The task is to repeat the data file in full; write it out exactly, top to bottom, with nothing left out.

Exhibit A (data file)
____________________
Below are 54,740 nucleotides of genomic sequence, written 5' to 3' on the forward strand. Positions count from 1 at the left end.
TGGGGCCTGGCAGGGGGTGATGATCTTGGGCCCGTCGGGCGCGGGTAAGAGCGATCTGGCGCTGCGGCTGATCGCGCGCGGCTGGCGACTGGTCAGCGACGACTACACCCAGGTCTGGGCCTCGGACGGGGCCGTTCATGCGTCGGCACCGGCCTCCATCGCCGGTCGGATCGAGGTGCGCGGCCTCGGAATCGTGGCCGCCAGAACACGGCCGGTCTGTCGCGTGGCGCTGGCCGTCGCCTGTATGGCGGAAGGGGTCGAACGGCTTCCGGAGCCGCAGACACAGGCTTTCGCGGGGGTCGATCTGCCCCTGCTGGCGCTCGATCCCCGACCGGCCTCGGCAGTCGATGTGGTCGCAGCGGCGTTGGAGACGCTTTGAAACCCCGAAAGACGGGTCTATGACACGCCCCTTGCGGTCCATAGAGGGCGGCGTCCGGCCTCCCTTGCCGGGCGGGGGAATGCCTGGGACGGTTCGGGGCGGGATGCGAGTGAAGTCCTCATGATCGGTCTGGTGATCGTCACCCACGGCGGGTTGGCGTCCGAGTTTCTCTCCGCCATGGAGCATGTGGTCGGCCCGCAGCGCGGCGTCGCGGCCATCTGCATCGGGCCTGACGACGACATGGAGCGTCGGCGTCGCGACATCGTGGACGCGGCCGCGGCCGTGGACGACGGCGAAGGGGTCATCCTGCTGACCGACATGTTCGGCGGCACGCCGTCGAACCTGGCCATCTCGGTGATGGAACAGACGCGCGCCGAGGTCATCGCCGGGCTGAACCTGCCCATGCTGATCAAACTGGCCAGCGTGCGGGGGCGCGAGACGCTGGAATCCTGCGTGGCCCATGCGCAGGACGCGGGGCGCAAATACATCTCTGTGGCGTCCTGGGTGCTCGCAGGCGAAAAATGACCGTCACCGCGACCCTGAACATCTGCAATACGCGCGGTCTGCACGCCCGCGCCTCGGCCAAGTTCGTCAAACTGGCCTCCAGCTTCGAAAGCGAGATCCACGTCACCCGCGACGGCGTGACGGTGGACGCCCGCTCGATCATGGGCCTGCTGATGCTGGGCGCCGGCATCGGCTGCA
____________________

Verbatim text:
Below are 54,740 nucleotides of genomic sequence, written 5' to 3' on the forward strand. Positions count from 1 at the left end.
TGGGGCCTGGCAGGGGGTGATGATCTTGGGCCCGTCGGGCGCGGGTAAGAGCGATCTGGCGCTGCGGCTGATCGCGCGCGGCTGGCGACTGGTCAGCGACGACTACACCCAGGTCTGGGCCTCGGACGGGGCCGTTCATGCGTCGGCACCGGCCTCCATCGCCGGTCGGATCGAGGTGCGCGGCCTCGGAATCGTGGCCGCCAGAACACGGCCGGTCTGTCGCGTGGCGCTGGCCGTCGCCTGTATGGCGGAAGGGGTCGAACGGCTTCCGGAGCCGCAGACACAGGCTTTCGCGGGGGTCGATCTGCCCCTGCTGGCGCTCGATCCCCGACCGGCCTCGGCAGTCGATGTGGTCGCAGCGGCGTTGGAGACGCTTTGAAACCCCGAAAGACGGGTCTATGACACGCCCCTTGCGGTCCATAGAGGGCGGCGTCCGGCCTCCCTTGCCGGGCGGGGGAATGCCTGGGACGGTTCGGGGCGGGATGCGAGTGAAGTCCTCATGATCGGTCTGGTGATCGTCACCCACGGCGGGTTGGCGTCCGAGTTTCTCTCCGCCATGGAGCATGTGGTCGGCCCGCAGCGCGGCGTCGCGGCCATCTGCATCGGGCCTGACGACGACATGGAGCGTCGGCGTCGCGACATCGTGGACGCGGCCGCGGCCGTGGACGACGGCGAAGGGGTCATCCTGCTGACCGACATGTTCGGCGGCACGCCGTCGAACCTGGCCATCTCGGTGATGGAACAGACGCGCGCCGAGGTCATCGCCGGGCTGAACCTGCCCATGCTGATCAAACTGGCCAGCGTGCGGGGGCGCGAGACGCTGGAATCCTGCGTGGCCCATGCGCAGGACGCGGGGCGCAAATACATCTCTGTGGCGTCCTGGGTGCTCGCAGGCGAAAAATGACCGTCACCGCGACCCTGAACATCTGCAATACGCGCGGTCTGCACGCCCGCGCCTCGGCCAAGTTCGTCAAACTGGCCTCCAGCTTCGAAAGCGAGATCCACGTCACCCGCGACGGCGTGACGGTGGACGCCCGCTCGATCATGGGCCTGCTGATGCTGGGCGCCGGCATCGGCTGCA